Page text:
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I usually design GUI with Glade, thus producing a series of Builder XML files (one such file for each application window).

Now my idea is to define a class, e.g. MainWindow, that inherits from gtk.Window and that implements all the signal handlers for the application main window. The problem is that when I retrieve the main window from the containing XML file, it is returned as a gtk.Window instance.

The solution I have adopted so far is the following:

I have defined a class "Window" in the following way

class Window():
def __init__(self, win_name):
    builder = gtk.Builder()
    self.builder = builder
    builder.add_from_file("%s.glade" % win_name)
    self.window = builder.get_object(win_name)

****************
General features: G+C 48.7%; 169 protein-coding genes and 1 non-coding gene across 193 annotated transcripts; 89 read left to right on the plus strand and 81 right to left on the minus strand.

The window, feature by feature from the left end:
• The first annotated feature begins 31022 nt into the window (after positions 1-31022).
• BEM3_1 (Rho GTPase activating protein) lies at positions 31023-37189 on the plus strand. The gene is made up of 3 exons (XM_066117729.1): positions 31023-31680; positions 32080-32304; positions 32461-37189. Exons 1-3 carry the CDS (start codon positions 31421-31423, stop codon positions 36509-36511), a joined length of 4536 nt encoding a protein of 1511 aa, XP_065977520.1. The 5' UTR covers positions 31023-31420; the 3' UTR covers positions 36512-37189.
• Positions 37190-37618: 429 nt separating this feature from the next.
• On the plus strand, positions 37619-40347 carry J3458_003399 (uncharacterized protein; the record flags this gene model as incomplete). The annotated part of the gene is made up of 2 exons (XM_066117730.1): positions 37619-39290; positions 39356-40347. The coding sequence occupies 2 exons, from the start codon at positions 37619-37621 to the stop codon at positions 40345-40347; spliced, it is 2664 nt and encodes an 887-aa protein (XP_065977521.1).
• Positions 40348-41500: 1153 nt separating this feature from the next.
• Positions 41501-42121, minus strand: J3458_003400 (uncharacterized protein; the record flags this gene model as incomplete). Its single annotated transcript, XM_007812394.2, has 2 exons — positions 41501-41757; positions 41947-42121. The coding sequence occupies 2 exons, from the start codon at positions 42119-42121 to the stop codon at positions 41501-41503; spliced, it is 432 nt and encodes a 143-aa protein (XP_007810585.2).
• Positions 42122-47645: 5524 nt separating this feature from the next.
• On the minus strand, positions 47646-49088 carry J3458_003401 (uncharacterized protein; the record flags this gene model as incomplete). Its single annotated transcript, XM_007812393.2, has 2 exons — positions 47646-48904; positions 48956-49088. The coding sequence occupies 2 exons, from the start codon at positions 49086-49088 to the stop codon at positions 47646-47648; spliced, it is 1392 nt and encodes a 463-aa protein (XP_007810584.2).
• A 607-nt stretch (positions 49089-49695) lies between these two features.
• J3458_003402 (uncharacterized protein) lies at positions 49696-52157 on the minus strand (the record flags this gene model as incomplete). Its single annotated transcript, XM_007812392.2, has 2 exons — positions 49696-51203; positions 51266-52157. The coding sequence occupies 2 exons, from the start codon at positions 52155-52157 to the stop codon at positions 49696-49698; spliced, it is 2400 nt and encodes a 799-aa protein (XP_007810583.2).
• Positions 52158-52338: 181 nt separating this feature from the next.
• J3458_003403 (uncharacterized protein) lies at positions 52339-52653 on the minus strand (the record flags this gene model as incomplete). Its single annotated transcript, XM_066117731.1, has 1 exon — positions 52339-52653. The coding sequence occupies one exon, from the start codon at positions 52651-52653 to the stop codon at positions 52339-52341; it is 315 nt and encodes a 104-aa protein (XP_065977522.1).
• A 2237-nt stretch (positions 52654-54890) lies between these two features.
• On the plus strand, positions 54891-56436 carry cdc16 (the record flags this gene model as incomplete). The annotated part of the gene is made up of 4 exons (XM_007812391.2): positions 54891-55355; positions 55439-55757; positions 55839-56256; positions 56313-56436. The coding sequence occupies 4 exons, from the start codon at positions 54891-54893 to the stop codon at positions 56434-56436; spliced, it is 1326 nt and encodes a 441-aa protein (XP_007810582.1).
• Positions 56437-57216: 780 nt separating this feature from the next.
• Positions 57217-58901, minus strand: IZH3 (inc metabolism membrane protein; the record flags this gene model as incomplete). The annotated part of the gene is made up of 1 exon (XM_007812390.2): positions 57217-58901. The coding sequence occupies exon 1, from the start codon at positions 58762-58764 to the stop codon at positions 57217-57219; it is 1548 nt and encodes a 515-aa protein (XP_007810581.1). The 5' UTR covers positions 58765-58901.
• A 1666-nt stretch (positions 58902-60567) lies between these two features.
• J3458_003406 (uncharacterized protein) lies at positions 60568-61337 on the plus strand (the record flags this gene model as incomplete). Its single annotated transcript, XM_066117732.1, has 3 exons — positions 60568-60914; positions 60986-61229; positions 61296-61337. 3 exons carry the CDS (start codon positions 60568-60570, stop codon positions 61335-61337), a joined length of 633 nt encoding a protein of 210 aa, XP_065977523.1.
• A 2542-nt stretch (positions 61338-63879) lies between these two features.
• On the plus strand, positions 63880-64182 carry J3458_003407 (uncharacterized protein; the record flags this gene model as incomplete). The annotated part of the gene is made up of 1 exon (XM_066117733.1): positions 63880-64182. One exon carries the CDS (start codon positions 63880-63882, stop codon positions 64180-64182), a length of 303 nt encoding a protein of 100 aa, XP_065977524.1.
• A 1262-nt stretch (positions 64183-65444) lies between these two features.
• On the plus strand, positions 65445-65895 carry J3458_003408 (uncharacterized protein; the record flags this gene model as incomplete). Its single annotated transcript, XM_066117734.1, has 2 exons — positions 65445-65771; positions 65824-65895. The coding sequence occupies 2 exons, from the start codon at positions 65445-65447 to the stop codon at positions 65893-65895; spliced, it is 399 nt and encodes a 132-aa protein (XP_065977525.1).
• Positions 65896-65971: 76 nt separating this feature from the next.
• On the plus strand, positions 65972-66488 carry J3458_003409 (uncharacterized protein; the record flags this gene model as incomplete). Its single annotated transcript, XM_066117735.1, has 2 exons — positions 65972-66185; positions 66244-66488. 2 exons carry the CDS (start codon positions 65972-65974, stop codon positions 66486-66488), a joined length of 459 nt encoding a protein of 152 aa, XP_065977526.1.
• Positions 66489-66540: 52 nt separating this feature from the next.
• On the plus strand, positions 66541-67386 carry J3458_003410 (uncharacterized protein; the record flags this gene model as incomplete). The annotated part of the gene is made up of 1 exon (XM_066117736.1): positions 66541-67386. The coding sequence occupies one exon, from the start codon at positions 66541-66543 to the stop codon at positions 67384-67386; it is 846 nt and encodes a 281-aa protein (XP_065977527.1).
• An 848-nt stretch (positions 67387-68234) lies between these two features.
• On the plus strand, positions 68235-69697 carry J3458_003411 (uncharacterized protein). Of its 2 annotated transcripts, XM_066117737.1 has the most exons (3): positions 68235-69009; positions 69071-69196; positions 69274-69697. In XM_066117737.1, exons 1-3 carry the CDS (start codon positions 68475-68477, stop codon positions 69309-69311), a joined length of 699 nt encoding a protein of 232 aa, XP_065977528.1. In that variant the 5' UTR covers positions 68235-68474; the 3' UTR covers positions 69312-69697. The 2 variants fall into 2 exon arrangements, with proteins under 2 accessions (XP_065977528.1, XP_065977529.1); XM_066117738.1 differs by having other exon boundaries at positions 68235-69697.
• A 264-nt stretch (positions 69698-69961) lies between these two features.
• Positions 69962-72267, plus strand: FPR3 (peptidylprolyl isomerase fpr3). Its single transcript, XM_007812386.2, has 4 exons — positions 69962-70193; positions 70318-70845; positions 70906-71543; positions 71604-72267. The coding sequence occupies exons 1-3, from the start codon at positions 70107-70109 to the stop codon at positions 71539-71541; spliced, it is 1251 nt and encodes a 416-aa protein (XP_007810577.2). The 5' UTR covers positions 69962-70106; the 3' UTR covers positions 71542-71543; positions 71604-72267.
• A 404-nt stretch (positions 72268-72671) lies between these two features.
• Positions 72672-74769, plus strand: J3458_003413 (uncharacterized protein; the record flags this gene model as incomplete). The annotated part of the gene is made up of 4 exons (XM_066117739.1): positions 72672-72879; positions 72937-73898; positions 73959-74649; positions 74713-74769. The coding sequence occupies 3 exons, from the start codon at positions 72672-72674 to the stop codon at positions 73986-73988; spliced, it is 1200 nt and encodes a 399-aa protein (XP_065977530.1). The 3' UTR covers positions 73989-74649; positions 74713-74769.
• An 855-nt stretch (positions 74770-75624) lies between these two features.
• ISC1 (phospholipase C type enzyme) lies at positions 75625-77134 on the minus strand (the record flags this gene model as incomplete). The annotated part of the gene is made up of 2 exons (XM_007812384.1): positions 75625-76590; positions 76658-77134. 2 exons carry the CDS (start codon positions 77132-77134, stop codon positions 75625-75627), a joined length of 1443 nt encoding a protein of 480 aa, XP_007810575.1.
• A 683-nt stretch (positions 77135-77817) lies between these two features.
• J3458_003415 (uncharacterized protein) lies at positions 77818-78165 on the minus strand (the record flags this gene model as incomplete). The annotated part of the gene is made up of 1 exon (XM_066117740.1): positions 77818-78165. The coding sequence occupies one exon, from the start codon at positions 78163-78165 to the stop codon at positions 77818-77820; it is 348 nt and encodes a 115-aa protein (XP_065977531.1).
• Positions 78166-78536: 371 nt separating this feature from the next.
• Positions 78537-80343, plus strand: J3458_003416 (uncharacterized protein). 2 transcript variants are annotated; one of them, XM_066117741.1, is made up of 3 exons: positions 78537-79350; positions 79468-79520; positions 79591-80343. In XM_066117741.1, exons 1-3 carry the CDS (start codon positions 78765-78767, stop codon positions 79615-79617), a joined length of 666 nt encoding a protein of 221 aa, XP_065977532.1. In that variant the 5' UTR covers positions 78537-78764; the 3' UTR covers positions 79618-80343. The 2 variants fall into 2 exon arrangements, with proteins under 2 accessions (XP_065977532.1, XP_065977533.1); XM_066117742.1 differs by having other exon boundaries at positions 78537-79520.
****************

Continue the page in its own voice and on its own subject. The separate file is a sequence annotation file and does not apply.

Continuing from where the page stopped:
builder.connect_signals(self)

def run(self):
    return self.window.run()

def show_all(self):
    return self.window.show_all()

def destroy(self):
    return self.window.destroy()

def child(self, name):
    return self.builder.get_object(name)

In the actual application code I have then defined a new class, say MainWindow, that inherits frow Window, and that looks like

class Main(Window):
def __init__(self):
    Window.__init__(self, "main")

### Signal handlers #####################################################

def on_mnu_file_quit_activated(self, widget, data = None):
    ...

The string "main" refers to the main window, called "main", which resides into the XML Builder file "main.glade" (this is a sort of convention I decided to adopt).

So the question is: how can I inherit from gtk.Window directly, by defining, say, the class Foo(gtk.Window), and recast the return value of builder.get_object(win_name) to Foo?

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migrated from programmers.stackexchange.com Aug 21 '12 at 23:12

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